Re: RDF for 12 year olds was Re: A discussion: Is semantic web an old fashioned idea? Is it bubble, unworthy or an interesting research area - Post your comments

Adam Souzis wrote:

> Mazzilli, Rodrigo wrote:
>> 1.0 was probably not the best hypertext markup language we could have
>> invented but it was simple and straightforward! Even a 12-year-old child
>> could understand it and (boom!) suddenly everyone was writing web pages.
> Is the same level of simplicity possible for the SemWeb?

In a word, I'd say yes. But I think we need to be careful about the 
distinction between SemWeb The Vision and the technologies, as people's 
responses to these can be diametrically opposed. Personally I got 
interested because RDF seemed to offer a nice route to categorization 
that XML didn't seem to cover very well. Although I'd have been 
receptive to the vision (and was a big fan of AI!), the immediate, 
practical use was what appealed to me.

I'm still a bit bipolar on the "View Source" aspect, which certainly did 
help with HTML, but I'm not convinced works so well with RDF syntaxes 
(or XHTML+CSS for that matter).

Regarding 12 year olds, I think they would be receptive to the basic 
idea of "describing stuff" and the taxonomies, perhaps less so with 
ontologies, joining the descriptions together and (waaah!) Description 
Logics. For general adoption, I reckoned there's a lot can be gained 
from specific applications that are designed directly for the end user - 
Semaview's smart PIM material hits a good spot, and Storymill's approach 
is marvellous, check the graphics here:

> I think we better try to make it so if it is to catch on. If people 
> ad-hocly agree to particular vocabularies and unique names i think 
> we're 85% there. As the back-end state of the art advances I don't 
> even think people need to be particular precise or accurate in their 
> usage.

Yep, getting started is the main thing, whatever precision is needed can 
come later.

> I think its easy to forget how abstract and complex SemWeb technology 
> appears to the vast majority of developers, even those that have built 
> successful web applications.

Heh, developers are a class all of there own. I think one huge obstacle 
there is prejudice (in a very general sense) - things like HTML, XML and 
RDBMSs are familiar, and appear to provide solutions, so why bother with 
something that appears complex and doesn't (yet) appear to solve 
problems? What's more, getting the SemWeb ideas across is one thing, 
demonstrating their utility another. Take this remarkable statement from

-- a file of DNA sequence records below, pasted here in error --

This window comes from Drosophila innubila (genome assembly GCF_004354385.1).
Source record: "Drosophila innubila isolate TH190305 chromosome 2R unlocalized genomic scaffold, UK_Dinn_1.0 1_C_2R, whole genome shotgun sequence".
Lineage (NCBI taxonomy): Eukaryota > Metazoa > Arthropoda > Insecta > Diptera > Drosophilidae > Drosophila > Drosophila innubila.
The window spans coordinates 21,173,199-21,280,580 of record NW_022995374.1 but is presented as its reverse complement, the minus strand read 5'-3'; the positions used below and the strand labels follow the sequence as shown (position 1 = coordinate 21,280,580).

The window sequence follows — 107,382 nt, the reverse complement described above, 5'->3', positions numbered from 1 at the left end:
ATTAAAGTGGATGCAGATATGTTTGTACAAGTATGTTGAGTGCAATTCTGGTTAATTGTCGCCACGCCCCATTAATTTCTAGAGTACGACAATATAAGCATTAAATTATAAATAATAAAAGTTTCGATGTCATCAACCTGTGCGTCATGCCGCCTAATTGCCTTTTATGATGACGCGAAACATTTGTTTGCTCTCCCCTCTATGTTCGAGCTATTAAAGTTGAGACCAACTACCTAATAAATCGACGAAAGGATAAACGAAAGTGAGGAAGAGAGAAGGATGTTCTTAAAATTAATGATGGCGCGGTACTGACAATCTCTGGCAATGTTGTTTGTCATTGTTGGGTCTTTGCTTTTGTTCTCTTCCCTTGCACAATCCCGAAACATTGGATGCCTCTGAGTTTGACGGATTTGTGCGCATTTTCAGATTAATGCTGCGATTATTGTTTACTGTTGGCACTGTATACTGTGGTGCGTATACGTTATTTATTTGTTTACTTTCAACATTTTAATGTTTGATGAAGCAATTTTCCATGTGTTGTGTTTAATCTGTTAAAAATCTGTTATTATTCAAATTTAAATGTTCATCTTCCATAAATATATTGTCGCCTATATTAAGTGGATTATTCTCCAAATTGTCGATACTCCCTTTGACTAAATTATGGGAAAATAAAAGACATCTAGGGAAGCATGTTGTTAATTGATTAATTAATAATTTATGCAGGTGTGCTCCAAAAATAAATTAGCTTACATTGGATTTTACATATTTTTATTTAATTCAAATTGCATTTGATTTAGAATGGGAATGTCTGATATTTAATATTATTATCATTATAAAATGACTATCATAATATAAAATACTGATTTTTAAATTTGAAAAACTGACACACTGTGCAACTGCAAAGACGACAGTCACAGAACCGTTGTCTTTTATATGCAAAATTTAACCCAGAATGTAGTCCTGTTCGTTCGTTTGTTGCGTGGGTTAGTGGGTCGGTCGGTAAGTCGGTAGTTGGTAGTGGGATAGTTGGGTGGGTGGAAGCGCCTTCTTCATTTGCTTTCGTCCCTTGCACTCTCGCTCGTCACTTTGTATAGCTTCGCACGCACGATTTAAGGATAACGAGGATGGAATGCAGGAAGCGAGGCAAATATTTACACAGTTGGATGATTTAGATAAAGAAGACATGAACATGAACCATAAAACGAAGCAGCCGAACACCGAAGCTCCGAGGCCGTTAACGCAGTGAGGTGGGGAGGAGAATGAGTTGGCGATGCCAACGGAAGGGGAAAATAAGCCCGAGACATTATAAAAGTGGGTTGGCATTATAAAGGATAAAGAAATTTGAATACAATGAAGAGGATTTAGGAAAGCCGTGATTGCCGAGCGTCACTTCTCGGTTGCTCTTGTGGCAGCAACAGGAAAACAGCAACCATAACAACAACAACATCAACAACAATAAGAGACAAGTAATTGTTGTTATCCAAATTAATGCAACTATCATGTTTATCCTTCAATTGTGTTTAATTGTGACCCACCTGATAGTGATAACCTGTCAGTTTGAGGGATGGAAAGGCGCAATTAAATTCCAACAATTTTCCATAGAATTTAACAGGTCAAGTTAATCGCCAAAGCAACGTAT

Dare Obasanjo (XML Schemas guy at Microsoft):
It seems that the point being argued is that with RDF you can get more 
understanding of the information in the document than with just XML. 
Being that one could consider RDF as just a logical model layered on top 
of an XML document (e.g. RDF/XML) I find it hard to understand how 
viewing some XML document through RDF colored glasses buys one so much 
more understanding of the data.

> Here's my attempt to explain RDF to novices:

Looking good. I can vouch for it not being easy to explain, however 
simple are the basics. fwiw, here's my 500 word version of RDF:

Probably the best intros I've seen so far are  Semaview's posters ("The 
Semantic Web Explained 
<>" and "RDF 
and XML <>" 
taken together).

(Someone else has done a similar style poster featuring the use of a 
specific vocabulary - I can't remember where I saw it, but that included 
code along with the graphics and still worked).

> and a wiki-like text format for RDF also geared to novices:
> However, since you don't "waste your time" investigating non-W3C 
> compliant representations, you should ignore this message.

I'd be happier wasting my time with it if you provided a one-click 
conversion => RDF/XML ;-)

>> For instance, ontologies available today differ very much in format.
>> Some have plain XML+Namespaces, some plain text file, some DAML, some
>> RDF and some OWL and many more.

A fair point, but it shouldn't be a problem RDF/XML should always be 
available as a standard format in addition to whatever else is used.

>> Personally I don't waste my time investigating representations or
>> implementations which are not W3C compliant, which I consider THE
>> authority in Semweb efforts.

Hmm, a little strong methinks - those representations etc only became 
authoritative because people did waste a lot of time investigating them.




Received on Thursday, 17 June 2004 06:25:04 UTC